I have been caring for my 80-year-old aunt, which has given me new insight into the current debate about whether we need yet another government program, the Affordable Care Act.

My aunt and uncle worked hard their entire lives, paid their taxes, saved their money for retirement. They did everything they should have done and never asked once for government assistance. My uncle served this country during World War II.

Fast forward 50 years. My uncle has passed away, and my aunt collects Social Security and my uncle’s pension. She makes $400 too much each month to qualify for any care — not MaineCare, not Medicaid, nothing.

She has some savings, but that will go quickly and then there will be no money to care for her.

I barely make enough to take care of my family, which includes three children to put through college.

My aunt said to me this morning, “I hope I die before I run out of money.”


Meanwhile, young men and women don’t work, but receive MaineCare because they are allegedly disabled.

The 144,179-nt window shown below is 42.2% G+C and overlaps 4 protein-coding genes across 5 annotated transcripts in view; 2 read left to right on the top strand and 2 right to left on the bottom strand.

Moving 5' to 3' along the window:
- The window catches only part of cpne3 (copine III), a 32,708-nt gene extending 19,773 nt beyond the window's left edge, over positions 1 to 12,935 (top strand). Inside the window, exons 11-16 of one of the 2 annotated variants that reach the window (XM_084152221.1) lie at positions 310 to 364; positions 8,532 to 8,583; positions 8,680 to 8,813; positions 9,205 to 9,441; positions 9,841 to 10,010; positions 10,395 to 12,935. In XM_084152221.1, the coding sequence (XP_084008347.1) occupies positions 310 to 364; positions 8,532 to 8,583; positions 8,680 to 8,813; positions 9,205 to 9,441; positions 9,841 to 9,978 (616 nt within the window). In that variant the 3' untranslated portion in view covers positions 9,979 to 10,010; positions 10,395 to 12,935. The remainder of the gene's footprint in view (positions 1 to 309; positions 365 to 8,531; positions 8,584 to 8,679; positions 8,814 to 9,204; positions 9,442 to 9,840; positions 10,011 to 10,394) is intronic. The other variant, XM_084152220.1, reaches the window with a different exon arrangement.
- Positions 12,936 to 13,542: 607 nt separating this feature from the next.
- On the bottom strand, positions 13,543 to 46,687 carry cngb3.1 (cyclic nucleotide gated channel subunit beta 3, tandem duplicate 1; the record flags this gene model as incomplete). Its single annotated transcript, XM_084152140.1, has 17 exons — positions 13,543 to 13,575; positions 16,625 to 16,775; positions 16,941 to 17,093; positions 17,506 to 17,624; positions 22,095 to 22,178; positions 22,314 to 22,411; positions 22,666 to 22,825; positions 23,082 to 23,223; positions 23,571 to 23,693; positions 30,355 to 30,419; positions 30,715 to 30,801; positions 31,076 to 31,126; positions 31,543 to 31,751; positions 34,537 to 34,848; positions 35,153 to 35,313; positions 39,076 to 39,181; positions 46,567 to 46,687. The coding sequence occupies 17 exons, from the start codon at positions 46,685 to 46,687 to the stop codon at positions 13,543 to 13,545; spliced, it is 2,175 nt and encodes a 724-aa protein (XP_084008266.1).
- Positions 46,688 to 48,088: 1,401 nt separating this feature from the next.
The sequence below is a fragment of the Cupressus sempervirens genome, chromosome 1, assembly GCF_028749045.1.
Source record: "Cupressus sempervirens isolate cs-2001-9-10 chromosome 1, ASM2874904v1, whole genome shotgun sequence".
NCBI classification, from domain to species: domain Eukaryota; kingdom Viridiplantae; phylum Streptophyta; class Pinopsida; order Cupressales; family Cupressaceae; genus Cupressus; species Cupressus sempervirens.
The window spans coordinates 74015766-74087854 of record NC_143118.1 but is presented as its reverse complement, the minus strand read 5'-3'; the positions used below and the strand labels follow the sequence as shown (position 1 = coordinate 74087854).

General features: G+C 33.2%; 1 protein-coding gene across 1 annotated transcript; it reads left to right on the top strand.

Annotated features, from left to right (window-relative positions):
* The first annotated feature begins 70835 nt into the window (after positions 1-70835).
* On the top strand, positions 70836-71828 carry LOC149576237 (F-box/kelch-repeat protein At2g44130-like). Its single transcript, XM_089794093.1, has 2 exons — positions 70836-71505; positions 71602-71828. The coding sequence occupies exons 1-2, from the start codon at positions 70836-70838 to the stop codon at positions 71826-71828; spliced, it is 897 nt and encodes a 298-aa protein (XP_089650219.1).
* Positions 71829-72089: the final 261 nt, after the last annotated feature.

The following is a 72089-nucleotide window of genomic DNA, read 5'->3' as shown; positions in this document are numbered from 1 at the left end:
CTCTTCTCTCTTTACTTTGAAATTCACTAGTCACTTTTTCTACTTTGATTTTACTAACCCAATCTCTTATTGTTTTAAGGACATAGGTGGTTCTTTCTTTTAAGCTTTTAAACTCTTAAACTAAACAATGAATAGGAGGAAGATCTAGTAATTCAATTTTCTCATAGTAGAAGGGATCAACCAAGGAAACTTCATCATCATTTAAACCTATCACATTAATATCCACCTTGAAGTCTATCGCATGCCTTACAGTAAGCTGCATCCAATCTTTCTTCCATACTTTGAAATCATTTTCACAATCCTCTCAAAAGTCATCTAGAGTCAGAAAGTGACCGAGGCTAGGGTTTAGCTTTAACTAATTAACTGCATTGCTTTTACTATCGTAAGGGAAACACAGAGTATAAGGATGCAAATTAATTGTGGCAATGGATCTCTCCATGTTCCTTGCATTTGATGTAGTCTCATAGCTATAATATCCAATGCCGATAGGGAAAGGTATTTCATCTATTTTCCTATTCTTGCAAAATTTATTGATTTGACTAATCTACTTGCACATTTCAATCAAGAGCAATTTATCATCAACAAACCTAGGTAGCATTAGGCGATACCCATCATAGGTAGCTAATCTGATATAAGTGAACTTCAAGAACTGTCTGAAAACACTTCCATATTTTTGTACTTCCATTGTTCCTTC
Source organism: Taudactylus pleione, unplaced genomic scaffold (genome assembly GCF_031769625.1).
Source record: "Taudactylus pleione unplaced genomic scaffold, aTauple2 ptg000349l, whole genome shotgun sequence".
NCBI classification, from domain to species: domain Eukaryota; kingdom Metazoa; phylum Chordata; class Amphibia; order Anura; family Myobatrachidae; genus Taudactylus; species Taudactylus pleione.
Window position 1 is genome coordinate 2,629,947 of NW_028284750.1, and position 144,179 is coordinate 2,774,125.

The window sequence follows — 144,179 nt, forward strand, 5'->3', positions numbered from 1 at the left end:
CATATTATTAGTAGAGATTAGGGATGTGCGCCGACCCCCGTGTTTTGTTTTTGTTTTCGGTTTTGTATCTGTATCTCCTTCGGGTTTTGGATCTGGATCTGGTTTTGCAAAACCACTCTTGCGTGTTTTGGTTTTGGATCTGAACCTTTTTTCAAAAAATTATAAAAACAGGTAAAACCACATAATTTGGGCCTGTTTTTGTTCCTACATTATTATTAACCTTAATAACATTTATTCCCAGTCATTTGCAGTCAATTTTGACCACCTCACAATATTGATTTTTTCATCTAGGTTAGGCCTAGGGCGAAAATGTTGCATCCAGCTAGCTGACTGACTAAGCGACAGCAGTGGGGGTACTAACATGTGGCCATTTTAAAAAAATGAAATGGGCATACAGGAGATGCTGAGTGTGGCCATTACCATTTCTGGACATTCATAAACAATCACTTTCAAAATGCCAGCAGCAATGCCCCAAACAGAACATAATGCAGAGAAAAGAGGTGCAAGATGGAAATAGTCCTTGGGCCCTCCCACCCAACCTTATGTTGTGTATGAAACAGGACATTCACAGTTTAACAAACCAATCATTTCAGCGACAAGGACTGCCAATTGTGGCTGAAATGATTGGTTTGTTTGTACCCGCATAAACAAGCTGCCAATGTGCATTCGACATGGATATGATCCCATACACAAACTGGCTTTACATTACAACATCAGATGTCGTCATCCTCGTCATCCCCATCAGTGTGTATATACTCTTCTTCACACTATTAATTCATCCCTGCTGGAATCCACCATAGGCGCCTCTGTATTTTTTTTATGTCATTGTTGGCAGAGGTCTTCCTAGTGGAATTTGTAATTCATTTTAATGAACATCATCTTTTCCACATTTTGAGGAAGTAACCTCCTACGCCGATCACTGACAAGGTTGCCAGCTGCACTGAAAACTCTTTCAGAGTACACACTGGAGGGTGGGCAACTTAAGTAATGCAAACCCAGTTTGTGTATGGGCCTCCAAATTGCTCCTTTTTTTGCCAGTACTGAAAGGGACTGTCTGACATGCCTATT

My 80-year-old aunt who has broken both her hips, has rheumatoid arthritis and who uses a walker does not qualify for services because she saved money.

I was brought up to believe this was the greatest country in the world if we were willing to work hard. We no longer have that shared value.

A great country cannot keep stealing money in the form of increased taxes from working people and give it to people who refuse to work.

We don’t need another government program; we can’t even afford the ones we have now. I hope I die before I run out of money. I’m sure I’ll get taxed for that too.

Kathleen Mahoney


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